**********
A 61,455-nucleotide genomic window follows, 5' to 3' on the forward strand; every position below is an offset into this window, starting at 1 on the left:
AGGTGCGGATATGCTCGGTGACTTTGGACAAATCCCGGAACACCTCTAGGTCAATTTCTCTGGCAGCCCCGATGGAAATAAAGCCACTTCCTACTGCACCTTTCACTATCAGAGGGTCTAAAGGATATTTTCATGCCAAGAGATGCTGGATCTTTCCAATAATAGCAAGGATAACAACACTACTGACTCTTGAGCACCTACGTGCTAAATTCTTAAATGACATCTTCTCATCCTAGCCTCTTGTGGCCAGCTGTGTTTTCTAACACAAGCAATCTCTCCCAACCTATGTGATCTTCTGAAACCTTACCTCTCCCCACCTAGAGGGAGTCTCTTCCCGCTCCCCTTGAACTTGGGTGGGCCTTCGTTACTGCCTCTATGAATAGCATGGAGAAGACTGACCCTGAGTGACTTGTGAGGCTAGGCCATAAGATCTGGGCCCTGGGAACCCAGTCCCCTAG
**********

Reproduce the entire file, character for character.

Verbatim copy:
A 61,455-nucleotide genomic window follows, 5' to 3' on the forward strand; every position below is an offset into this window, starting at 1 on the left:
AGGTGCGGATATGCTCGGTGACTTTGGACAAATCCCGGAACACCTCTAGGTCAATTTCTCTGGCAGCCCCGATGGAAATAAAGCCACTTCCTACTGCACCTTTCACTATCAGAGGGTCTAAAGGATATTTTCATGCCAAGAGATGCTGGATCTTTCCAATAATAGCAAGGATAACAACACTACTGACTCTTGAGCACCTACGTGCTAAATTCTTAAATGACATCTTCTCATCCTAGCCTCTTGTGGCCAGCTGTGTTTTCTAACACAAGCAATCTCTCCCAACCTATGTGATCTTCTGAAACCTTACCTCTCCCCACCTAGAGGGAGTCTCTTCCCGCTCCCCTTGAACTTGGGTGGGCCTTCGTTACTGCCTCTATGAATAGCATGGAGAAGACTGACCCTGAGTGACTTGTGAGGCTAGGCCATAAGATCTGGGCCCTGGGAACCCAGTCCCCTAG